Lot of clients are now moving away from on premises Exchange and in to O365 these days. Exchange online came a long way and grown up a lot. In terms of Unified Communications, how should we get Voicemail out of O365 exchange?. And what will be the configuration that involves in?. To answer those questions, let’s have a look at what the prerequisites are and what the configuration should be.
Before moving forwards, there’s several critical points need to be addressed and understood;
- On premises Lync Server 2013 deployment must have Edge servers installed and federation enabled
- Edge server DNS resolution should be done via the External interface and not over the internal. It must have public DNS servers configured instead of internal DNS.
- _sipfederationtls._tcp.domain.com SRV record must be configured in public DNS and resolve against the access edge FQDN (sip.domain.com)
- The O365 Tennent domain must be set to “Authoritative” accepted domain
Form above mentioned 2 points, I cannot stress the importance of proper DNS configuration enough. If the DNS wasn’t properly configured, the whole partner federation component will get broken as a result and it will not be a pleasant experience.
To check if the domain is accepted and authoritative within O365, below command can be used
Get-AcceptedDomain | Format-List
So, to begin with the configuration within Lync Server, verify the configuration of the Access Edge. It should be as mentioned below;
Next, a Hosting Provider needs to be configured. To configure this, run the command; New-CsHostingProvider -Identity “Exchange Online” -Enabled $True -EnabledSharedAddressSpace $True -HostsOCSUsers $False -ProxyFQDN “exap.um.outlook.com” -IsLocal $False -VereficationLevel UseSourceVerification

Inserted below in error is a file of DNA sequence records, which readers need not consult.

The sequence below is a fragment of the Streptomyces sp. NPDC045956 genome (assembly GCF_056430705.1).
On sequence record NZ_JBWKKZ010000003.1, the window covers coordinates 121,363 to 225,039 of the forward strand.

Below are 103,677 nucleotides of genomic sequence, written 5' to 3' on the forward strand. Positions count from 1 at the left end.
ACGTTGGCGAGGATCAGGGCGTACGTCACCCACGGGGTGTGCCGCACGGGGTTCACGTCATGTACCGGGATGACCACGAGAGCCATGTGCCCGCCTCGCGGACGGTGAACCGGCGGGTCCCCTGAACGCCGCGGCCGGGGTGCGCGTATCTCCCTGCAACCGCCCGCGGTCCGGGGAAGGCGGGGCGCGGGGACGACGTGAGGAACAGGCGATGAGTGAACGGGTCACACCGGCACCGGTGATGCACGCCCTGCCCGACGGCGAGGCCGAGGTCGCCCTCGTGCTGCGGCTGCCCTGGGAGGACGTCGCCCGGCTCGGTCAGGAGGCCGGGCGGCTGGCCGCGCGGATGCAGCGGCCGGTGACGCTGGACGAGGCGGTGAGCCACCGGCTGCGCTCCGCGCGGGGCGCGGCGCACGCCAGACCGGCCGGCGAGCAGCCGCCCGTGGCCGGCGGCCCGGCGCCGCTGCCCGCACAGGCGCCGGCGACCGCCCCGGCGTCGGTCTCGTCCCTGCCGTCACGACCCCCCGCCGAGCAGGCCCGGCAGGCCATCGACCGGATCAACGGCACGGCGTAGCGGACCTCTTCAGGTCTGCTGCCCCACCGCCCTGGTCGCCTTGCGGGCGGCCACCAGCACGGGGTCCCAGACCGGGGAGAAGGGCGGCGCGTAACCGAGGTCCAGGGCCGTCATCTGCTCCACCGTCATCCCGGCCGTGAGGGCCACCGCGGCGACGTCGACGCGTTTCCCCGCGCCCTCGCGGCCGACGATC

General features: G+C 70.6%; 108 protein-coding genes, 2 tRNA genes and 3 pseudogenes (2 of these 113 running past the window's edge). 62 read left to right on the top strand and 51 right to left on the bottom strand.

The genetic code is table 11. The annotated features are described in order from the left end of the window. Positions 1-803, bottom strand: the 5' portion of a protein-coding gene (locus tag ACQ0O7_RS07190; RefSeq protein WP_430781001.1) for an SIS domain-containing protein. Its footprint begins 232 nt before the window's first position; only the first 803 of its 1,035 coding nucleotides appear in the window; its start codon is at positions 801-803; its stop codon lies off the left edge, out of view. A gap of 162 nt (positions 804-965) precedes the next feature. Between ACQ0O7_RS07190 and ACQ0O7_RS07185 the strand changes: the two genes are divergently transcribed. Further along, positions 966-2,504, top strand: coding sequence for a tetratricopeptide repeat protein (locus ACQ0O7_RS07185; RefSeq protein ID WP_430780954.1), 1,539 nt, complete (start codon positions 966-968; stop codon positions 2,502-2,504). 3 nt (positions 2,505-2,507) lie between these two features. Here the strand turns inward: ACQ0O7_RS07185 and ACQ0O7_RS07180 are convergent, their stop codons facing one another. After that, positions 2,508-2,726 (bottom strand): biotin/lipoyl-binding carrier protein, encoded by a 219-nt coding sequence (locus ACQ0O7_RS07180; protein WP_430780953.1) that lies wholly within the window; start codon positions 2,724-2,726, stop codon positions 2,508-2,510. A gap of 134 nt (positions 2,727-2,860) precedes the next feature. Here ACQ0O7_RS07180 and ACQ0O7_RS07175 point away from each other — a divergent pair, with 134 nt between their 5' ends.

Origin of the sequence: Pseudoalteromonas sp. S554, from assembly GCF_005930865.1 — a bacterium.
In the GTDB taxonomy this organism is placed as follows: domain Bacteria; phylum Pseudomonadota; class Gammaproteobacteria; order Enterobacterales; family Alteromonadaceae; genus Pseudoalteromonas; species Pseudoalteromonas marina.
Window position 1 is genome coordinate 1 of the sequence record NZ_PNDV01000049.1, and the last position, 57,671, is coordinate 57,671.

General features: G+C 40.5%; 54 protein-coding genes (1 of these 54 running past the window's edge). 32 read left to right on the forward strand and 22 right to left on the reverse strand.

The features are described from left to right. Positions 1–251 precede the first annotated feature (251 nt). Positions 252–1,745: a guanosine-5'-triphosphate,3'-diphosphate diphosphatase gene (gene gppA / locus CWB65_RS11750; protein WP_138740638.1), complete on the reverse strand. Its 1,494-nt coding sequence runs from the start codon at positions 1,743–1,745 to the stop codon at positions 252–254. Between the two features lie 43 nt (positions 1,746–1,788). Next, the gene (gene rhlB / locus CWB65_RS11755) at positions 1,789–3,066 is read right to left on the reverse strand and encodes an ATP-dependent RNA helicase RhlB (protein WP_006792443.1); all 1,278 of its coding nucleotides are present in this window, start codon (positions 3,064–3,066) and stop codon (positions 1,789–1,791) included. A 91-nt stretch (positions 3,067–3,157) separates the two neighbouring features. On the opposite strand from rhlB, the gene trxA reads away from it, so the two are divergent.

Now, create a Hosted Voicemail Policy. This is the policy that get assigned to a user who needs to be enabled for O365 Unified Messaging. To configure the policy, run the command; New-CsHostedVoicemailPolicy -Identity “CloudUMPolicy” -Destination exap.um.outlook.com -Description “Hosted Voicemail Policy for Lync Users” -Organization “contosoltd.onmicrosoft.com”
In above command, the Organization parameter must be specified as the tenant name and not the shared name space. Ex, contoso.com (shared name space), contosoltd.conmicrosoft.com (Tenant Name). Then run; Invoke-CsmanagementStoreReplication to replicate the changes.
Now to create UM contact object for Subscriber access and Voicemail. Usually for on-premises Exchange, we use OCSUMUtil.exe tool to create these objects. But in O365 UM scenario, we have to use Lync Server management Shell to create these objects. In order to create the contact object for Subscriber Access, the command; New-CsExUmContact -SipAddress sip:firstname.lastname@example.org -RegistrarPool lyncPool.domain.com -OU “OU=ExUmContacts,DC=domain,DC=com” -DisplayNumber -AutoAttendant $False -IsSubscriberAccess $True can be used.
Now we are done with Lycn server bits and move on to O365 portal to configure the UM Dial Plan. Log in to the O365 portal using https://portal.office.com and go to the Admin Centre.